On Saturday morning, after Andrew whips up golden squares of tangy french toast and the kitchen is set back to clean, we’ll drink a third cup of coffee and laze peacefully as the sun streams into our east facing windows. Sometimes we sit at the table and chat about our day, what we’ll do, whether we have obligations or if we’re free to nap and catch up on our Netflix queue. Other times, Andrew lugs his laptop over to the couch while I stay and read at the table. I’ve noticed how acutely his behavior changes when he props up on the blue hand-me-down sofa. His feet quit moving and his fingers aren’t tapping rapidly over the keyboard. He holds his coffee up to his face, feels the steam rise up over his forehead and stares intently at the screen. His eyes glint or he’ll chuckle in disbelief, and I know there is only one thing he could be doing. Reading wiki travel forums, he’s thinking about the lowest price he’s seen on a flight to Montevideo recently, or about what certain phrases in Spanish are inappropriate to say in Mexico. He’s left Knoxville, vacated our square patch of space on the 7th floor, and flown to south to Sao Paolo or east across the Atlantic to Pamplona.
As much as Andrew loves the rush of boarding a plane to step out into the chaos of another country, figuring out exactly where to stay and researching the history of our latest destination is just as exhilarating for him. He joyously scours forums for the cheapest flight he can find to a location he considers worth our time and pushes the buy button faster than I can decide whether I’ll wear that $35 pair of shoes at TJMAXX enough to justify the purchase. Once our destination is set, the real challenge begins: choosing the perfect accommodation. With regular folks’ uncensored opinions about their experiences on major booking sites, not only do you have a good idea of what to expect when you get there, choosing a hotel is also entertaining. Other travelers readily share whether the receptionist is a pig or the most helpful lass on Main Street, whether the double bed that was advertised is the size of a twin bed and lumpier than cottage cheese, and most importantly, if the breakfast consisted of day old pastries from a package and reheated coffee or if the hard cooked eggs came to the table warm and with hand-whipped butter for your toast.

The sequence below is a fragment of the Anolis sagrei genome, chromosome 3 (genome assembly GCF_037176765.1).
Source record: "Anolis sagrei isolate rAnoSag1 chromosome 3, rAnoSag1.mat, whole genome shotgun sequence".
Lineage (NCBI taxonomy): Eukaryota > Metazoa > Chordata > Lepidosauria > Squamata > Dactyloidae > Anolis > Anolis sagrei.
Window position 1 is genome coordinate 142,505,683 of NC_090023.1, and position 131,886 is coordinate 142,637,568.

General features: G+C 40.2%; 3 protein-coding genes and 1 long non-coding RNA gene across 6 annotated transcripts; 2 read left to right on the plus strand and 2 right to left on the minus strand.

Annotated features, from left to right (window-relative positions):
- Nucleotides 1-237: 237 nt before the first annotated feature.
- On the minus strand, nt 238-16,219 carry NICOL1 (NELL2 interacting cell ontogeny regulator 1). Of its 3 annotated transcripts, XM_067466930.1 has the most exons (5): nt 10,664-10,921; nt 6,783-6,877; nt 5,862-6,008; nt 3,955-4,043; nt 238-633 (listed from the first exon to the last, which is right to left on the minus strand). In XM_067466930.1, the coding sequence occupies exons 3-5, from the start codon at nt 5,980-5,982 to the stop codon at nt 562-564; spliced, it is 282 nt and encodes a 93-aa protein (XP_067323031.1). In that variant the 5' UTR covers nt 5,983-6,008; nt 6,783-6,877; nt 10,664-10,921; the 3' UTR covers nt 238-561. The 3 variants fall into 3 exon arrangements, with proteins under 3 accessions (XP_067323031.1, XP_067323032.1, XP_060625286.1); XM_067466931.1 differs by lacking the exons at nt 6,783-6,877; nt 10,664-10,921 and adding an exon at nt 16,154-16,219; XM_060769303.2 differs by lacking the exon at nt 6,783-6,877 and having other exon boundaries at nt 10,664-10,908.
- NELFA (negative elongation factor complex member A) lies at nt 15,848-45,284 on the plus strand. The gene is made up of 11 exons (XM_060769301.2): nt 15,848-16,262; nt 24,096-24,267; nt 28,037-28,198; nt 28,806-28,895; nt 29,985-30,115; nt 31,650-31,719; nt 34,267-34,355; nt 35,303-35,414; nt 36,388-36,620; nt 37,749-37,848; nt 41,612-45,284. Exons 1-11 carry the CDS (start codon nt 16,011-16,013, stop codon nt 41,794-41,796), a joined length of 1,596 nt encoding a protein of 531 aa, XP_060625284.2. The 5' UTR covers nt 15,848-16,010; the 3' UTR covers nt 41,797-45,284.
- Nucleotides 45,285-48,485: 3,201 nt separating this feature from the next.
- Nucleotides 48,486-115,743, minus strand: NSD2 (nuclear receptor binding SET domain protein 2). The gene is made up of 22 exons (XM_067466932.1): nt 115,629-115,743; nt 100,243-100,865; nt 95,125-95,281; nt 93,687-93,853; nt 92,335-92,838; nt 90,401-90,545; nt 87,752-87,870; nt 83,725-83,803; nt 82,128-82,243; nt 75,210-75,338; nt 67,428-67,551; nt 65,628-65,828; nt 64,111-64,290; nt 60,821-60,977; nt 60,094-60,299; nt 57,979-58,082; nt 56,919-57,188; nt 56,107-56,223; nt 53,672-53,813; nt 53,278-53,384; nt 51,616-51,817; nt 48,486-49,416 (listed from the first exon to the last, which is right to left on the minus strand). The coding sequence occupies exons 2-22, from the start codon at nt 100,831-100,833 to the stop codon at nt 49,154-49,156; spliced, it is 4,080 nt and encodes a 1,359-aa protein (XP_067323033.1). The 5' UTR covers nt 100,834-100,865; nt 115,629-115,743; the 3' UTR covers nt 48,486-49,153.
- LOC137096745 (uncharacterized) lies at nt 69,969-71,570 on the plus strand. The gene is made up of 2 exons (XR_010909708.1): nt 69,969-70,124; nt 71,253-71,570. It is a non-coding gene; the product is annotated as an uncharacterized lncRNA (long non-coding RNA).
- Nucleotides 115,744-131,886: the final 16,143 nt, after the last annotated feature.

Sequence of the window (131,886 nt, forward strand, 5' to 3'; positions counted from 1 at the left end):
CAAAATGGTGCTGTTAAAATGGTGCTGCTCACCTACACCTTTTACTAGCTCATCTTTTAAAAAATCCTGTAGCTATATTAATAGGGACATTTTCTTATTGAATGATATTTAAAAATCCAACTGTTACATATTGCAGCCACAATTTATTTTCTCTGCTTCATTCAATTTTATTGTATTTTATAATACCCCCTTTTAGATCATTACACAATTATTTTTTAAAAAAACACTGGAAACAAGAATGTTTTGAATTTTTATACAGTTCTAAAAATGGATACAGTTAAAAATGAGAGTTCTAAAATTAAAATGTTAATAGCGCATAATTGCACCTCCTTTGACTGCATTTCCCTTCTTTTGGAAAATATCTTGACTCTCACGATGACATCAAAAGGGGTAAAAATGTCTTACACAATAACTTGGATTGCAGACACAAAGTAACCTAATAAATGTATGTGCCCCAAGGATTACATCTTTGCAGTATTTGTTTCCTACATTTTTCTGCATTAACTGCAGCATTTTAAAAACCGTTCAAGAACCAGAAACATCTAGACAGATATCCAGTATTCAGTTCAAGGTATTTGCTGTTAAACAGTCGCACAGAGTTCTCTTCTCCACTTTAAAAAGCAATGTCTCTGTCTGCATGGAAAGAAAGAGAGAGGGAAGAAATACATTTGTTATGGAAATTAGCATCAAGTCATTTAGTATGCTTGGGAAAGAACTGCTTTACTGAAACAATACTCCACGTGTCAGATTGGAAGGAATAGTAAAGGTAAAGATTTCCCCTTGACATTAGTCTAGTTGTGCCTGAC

Three requirements sit at the top of Andrew’s list when choosing a hotel: it must have a buen relación calidad precio, (a useful Spanish phrase that tells of the price to quality ratio) be spotless (ok, my requirement-which is probably the first to suffer as we’ve definitely found that stray hair tucked between the sheets or stuck to the side of the bathtub) and have a hearty breakfast included. Scouting out the place that meets all three criteria requires patience, vigilance and intuition that only a real deal hunting traveler has. When all the factors align to allow us to check into the perfect accommodation on our budget travelling wallet, Andrew is pleasantly pleased with his effort and I’m happy to travel alongside another day.
Nowhere is it easier to find a bed and breakfast or small, family run hotel that meets all our criteria than in Germany. After all, German culture prizes cleanliness and efficiency, but also knows how to elaborate simple quality ingredients into a gourmet brunch. It would be a shame for you to not follow Andrew’s booking criteria when travelling in Germany. A small, sparse room, with comfortable bedding (practically every hotel in Germany makes the bed with a duvet cover for each guest and no sheets-it’s almost exotic) and a shining, well-equipped bathroom shouldn’t cost more than 70 euros, and then less if you decide to be a rural tourist. Your stay must include breakfast, as this is an ideal time to, hopefully, speak a little with the owners of the establishment and to observe other German tourists shamelessly feast for longer than you thought possible at the breakfast table.
The breakfast itself is what is truly impressive though. Platters of cold cuts chilling over trays of ice and thin slices of mild cheese to start, along with wedges of tomato and rounds of cucumbers, fresh baked brötchen from the local Bäckerei, made with nutrient rich whole wheat flour and flecked with seeds, smeared with rich, creamy butter. Ramekins of homemade jams made with fruit picked from the backyard are a staple of the buffet and a hard-boiled egg, flawless white with the yolk bold yellow, still warm inside mean a genuine Deutsches frühstuck. For the second round helping, a dish of whole milk plain yogurt, crunchy granola and berries the color of sparkling rubies. Equally as good as the food is the coffee, from a french press or a drip-pot, but brewed with beans that were ground that very morning and served in your own carafe to keep at your table. Andrew’s french toast is mighty tasty and a German breakfast tops them all.
After indulging in sticky sweet jams and warm buttered rolls, it’s out into the new adventure awaiting us outside the hotel. And, while our hotel booking requirements may seem stringent, they do help keep us well-rested and well-caffeinated, two essentials of a vacation that bring happy, HD color memories.